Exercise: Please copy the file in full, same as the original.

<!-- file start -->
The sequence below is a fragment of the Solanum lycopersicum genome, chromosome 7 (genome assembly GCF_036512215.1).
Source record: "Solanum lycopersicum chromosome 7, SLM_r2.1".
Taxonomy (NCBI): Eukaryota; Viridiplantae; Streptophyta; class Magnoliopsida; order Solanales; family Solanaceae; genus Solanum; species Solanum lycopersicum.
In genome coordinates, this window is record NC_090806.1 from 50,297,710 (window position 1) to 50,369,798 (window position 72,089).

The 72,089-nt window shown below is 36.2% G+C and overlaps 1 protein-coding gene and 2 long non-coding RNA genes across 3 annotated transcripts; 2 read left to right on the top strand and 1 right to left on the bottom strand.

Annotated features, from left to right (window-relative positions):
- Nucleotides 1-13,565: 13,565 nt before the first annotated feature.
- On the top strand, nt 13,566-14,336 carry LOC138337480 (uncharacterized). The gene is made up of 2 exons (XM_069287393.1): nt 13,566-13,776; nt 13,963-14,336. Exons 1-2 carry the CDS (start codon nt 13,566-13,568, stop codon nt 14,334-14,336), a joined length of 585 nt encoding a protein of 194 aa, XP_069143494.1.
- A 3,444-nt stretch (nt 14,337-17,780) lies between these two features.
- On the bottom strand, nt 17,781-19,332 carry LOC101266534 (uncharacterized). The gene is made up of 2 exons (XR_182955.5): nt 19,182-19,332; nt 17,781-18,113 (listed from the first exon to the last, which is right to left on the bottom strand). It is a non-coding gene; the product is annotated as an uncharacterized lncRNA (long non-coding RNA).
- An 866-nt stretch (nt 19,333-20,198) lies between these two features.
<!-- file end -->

The sequence below is a fragment of the Solanum lycopersicum genome, chromosome 7 (genome assembly GCF_036512215.1).
Source record: "Solanum lycopersicum chromosome 7, SLM_r2.1".
Taxonomy (NCBI): Eukaryota; Viridiplantae; Streptophyta; class Magnoliopsida; order Solanales; family Solanaceae; genus Solanum; species Solanum lycopersicum.
In genome coordinates, this window is record NC_090806.1 from 50,297,710 (window position 1) to 50,369,798 (window position 72,089).

The 72,089-nt window shown below is 36.2% G+C and overlaps 1 protein-coding gene and 2 long non-coding RNA genes across 3 annotated transcripts; 2 read left to right on the top strand and 1 right to left on the bottom strand.

Annotated features, from left to right (window-relative positions):
- Nucleotides 1-13,565: 13,565 nt before the first annotated feature.
- On the top strand, nt 13,566-14,336 carry LOC138337480 (uncharacterized). The gene is made up of 2 exons (XM_069287393.1): nt 13,566-13,776; nt 13,963-14,336. Exons 1-2 carry the CDS (start codon nt 13,566-13,568, stop codon nt 14,334-14,336), a joined length of 585 nt encoding a protein of 194 aa, XP_069143494.1.
- A 3,444-nt stretch (nt 14,337-17,780) lies between these two features.
- On the bottom strand, nt 17,781-19,332 carry LOC101266534 (uncharacterized). The gene is made up of 2 exons (XR_182955.5): nt 19,182-19,332; nt 17,781-18,113 (listed from the first exon to the last, which is right to left on the bottom strand). It is a non-coding gene; the product is annotated as an uncharacterized lncRNA (long non-coding RNA).
- An 866-nt stretch (nt 19,333-20,198) lies between these two features.